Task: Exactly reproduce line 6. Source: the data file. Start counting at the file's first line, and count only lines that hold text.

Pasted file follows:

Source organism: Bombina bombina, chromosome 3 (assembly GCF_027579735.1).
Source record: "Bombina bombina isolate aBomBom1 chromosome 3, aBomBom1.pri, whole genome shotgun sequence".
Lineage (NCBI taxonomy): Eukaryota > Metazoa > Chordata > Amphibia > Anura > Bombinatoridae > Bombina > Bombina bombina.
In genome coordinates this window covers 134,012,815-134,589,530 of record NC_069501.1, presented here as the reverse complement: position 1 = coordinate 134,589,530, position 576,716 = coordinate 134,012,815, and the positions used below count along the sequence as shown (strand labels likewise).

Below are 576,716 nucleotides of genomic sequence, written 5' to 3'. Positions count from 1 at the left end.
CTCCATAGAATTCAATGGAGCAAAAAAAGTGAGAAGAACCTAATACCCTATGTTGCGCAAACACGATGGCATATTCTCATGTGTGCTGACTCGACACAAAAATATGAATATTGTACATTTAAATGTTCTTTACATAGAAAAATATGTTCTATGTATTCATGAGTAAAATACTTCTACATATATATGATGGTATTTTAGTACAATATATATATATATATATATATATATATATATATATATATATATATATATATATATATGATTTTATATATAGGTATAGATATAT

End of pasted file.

CTCCATAGAATTCAATGGAGCAAAAAAAGTGAGAAGAACCTAATACCCTATGTTGCGCAAACACGATGGCATATTCTCATGTGTGCTGACTCGACACAAAAATATGAATATTGTACATTTAAATGTTCTTTACATAGAAAAATATGTTCTATGTATTCATGAGTAAAATACTTCTACATATATATGATGGTATTTTAGTACAATATATATATATATATATATATATATATATATATATATATATATATATATATATATATGATTTTATATATAGGTATAGATATAT